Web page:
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Creator of Gore-Tex honored as innovator and entrepreneur

10:40 a.m., June 16, 2003--The Chemists' Club has awarded its 2003 Winthrop-Sears Medal to Robert W. Gore, chairman of W.L. Gore & Associates and vice chairman of the University of Delaware Board of Trustees and a UD alumnus.

The medal, which recognizes entrepreneurial achievement that contributes to the vitality of the chemical industry and the betterment of mankind, was presented at a black tie dinner on Thursday evening, June 12, at historic Carpenters’ Hall in Philadelphia. The event was held in conjunction with the Chemical Heritage Foundation's Heritage Day ceremonies

Previous Winthrop- Sears awardees include Gordon Cain, Jon Huntsman, James Mack, Leonard Pool, Harold Sorgenti and Daniel Terra.

Gore is an alumnus of UD’s College of Engineering, having graduated in 1959 with a bachelor’s degree in chemical engineering. He has been a staunch supporter of the University, serving as a member of the University of Delaware Research Foundation and as a member of the Board of Trustees.

Gore also has been a generous benefactor and his $18.5 million gift, one of the largest given by an alumnus, made possible the construction of Gore Hall.

In announcing the Winthrop-Sears Medal, Paul Pendorf, president of The Chemists' Club said, “A leader, innovator and creator of Gore-Tex material, one of the most versatile products in the world, Bob has combined innovation with entrepreneurship to expand the family business into one of the most successful and admired private companies in the world.”

“The honor bestowed by the professional societies involved was well-deserved and Bob Gore's after-dinner talk on the history of W. L. Gore
& Associates was outstanding,” David P. Roselle, UD president, said.

Eric Kaler, Elizabeth Inez Kelley Professor of Chemical Engineering and dean of the UD College of Engineering, said, “We all take special pride in the accomplishments of our alumni. The Winthrop-Sears Medal is recognition of a magnificent invention that has changed our way of living.”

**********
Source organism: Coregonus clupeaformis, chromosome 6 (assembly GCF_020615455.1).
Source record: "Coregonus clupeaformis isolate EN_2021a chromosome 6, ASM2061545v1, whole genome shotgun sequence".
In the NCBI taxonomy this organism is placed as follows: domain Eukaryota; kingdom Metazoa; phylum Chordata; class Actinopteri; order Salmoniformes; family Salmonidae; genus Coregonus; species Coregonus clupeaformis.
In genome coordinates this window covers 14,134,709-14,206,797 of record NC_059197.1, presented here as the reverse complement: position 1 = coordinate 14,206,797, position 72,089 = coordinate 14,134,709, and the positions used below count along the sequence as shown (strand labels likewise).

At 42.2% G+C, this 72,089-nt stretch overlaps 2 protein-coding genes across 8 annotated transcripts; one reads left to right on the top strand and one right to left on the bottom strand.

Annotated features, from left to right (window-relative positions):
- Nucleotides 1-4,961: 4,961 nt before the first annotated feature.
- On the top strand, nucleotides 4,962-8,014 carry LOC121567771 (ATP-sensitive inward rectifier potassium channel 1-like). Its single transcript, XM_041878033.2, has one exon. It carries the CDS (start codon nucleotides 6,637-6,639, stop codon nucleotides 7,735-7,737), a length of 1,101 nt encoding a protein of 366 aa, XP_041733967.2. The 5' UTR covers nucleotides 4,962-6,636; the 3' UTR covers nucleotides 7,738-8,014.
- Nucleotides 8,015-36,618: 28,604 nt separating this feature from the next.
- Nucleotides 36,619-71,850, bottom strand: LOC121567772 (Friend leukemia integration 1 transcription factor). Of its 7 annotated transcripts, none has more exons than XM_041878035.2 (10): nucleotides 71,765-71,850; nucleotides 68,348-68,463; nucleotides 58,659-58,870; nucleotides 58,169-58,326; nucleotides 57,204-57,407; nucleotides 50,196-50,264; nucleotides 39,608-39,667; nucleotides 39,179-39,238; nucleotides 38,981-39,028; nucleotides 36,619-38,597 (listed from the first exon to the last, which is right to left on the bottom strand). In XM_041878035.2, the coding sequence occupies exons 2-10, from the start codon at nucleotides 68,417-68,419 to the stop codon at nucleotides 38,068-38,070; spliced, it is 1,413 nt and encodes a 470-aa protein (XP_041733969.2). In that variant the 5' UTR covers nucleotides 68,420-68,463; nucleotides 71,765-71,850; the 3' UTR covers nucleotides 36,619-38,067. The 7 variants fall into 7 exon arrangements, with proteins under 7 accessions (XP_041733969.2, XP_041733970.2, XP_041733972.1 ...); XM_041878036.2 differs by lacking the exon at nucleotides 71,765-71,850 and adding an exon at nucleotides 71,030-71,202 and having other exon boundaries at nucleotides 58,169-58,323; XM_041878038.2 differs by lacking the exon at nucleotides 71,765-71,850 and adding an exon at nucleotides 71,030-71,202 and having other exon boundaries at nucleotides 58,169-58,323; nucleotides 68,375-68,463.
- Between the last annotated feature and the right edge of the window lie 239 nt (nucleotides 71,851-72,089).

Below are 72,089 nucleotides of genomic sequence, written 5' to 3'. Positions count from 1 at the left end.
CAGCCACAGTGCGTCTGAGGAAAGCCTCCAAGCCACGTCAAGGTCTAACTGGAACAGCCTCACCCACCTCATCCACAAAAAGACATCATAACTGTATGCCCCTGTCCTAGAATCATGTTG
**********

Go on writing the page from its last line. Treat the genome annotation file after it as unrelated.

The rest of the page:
Gore-Tex fabric, the world's first breathable, waterproof fabric, is worn by outdoor enthusiats everywhere, including Arctic explorers, hikers, sailors, cyclists, firefighters and police officers. A diverse spectrum of applications–filtration, sealants, medical products, electronics and fabrics–make use of his pioneering discoveries.

The presentation of the Winthrop-Sears Medal was the final event of a full day devoted to honoring achievement in the chemical and molecular sciences. Heritage Day began with the Othmer Gold Medal Luncheon honoring John D. Baldeschwieler and George S. Hammond. In the late afternoon, Ralph F. Hirschmann received the American Institute of Chemist's Gold Medal at the opening of an awards reception.

After the reception, Gore received the Winthrop-Sears Medal at a dinner at nearby Carpenters' Hall.

The medal is named in honor of two of colonial America's earliest chemical entrepreneurs John Winthrop Jr. and John Sears. Winthrop built and operated a salt works in Massachusetts in 1648. Sears, who also was a salt producer in Massachusetts in the 1700s, created a radical improvement in production efficiency that was adopted industry-wide.

Perhaps best known for its consumer products like Gore-Tex fabric, Glide dental floss and Elixir guitar strings, W.L. Gore & Associates is a leading manufacturer of thousands of advanced technology products for the electronics, industrial, fabrics and medical markets. The company is headquartered in Newark and employs approximately 6,000 associates in 45 facilities throughout the world.

The Chemists' Club, headquartered in New York, is a 105-year-old institution. Together with its affiliates and associated organizations, the club supports the growth of the chemical and related industries by providing an environment that develops and incubates new ideas through education, networking and access to professional support.

Photo by Eric Crossan